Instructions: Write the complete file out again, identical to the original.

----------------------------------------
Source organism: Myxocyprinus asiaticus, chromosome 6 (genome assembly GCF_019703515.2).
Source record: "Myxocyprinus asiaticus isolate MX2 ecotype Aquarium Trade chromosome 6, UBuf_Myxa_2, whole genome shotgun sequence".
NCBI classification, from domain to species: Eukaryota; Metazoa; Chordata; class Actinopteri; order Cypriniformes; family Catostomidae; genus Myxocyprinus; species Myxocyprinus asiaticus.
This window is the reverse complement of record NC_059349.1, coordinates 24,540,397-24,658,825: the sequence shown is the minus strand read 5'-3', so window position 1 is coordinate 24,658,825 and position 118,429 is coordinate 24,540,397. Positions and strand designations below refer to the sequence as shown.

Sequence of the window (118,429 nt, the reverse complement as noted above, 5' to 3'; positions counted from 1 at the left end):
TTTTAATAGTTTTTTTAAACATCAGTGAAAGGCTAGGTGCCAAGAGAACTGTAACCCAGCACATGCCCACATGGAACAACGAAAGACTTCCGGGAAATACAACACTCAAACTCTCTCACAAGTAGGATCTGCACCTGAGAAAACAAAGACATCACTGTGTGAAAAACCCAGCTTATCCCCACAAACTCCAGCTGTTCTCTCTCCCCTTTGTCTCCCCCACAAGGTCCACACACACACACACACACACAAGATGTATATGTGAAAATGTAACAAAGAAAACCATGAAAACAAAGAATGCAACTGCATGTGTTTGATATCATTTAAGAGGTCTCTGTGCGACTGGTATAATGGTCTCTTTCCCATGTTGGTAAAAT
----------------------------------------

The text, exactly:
Source organism: Myxocyprinus asiaticus, chromosome 6 (genome assembly GCF_019703515.2).
Source record: "Myxocyprinus asiaticus isolate MX2 ecotype Aquarium Trade chromosome 6, UBuf_Myxa_2, whole genome shotgun sequence".
NCBI classification, from domain to species: Eukaryota; Metazoa; Chordata; class Actinopteri; order Cypriniformes; family Catostomidae; genus Myxocyprinus; species Myxocyprinus asiaticus.
This window is the reverse complement of record NC_059349.1, coordinates 24,540,397-24,658,825: the sequence shown is the minus strand read 5'-3', so window position 1 is coordinate 24,658,825 and position 118,429 is coordinate 24,540,397. Positions and strand designations below refer to the sequence as shown.

Sequence of the window (118,429 nt, the reverse complement as noted above, 5' to 3'; positions counted from 1 at the left end):
TTTTAATAGTTTTTTTAAACATCAGTGAAAGGCTAGGTGCCAAGAGAACTGTAACCCAGCACATGCCCACATGGAACAACGAAAGACTTCCGGGAAATACAACACTCAAACTCTCTCACAAGTAGGATCTGCACCTGAGAAAACAAAGACATCACTGTGTGAAAAACCCAGCTTATCCCCACAAACTCCAGCTGTTCTCTCTCCCCTTTGTCTCCCCCACAAGGTCCACACACACACACACACACACAAGATGTATATGTGAAAATGTAACAAAGAAAACCATGAAAACAAAGAATGCAACTGCATGTGTTTGATATCATTTAAGAGGTCTCTGTGCGACTGGTATAATGGTCTCTTTCCCATGTTGGTAAAAT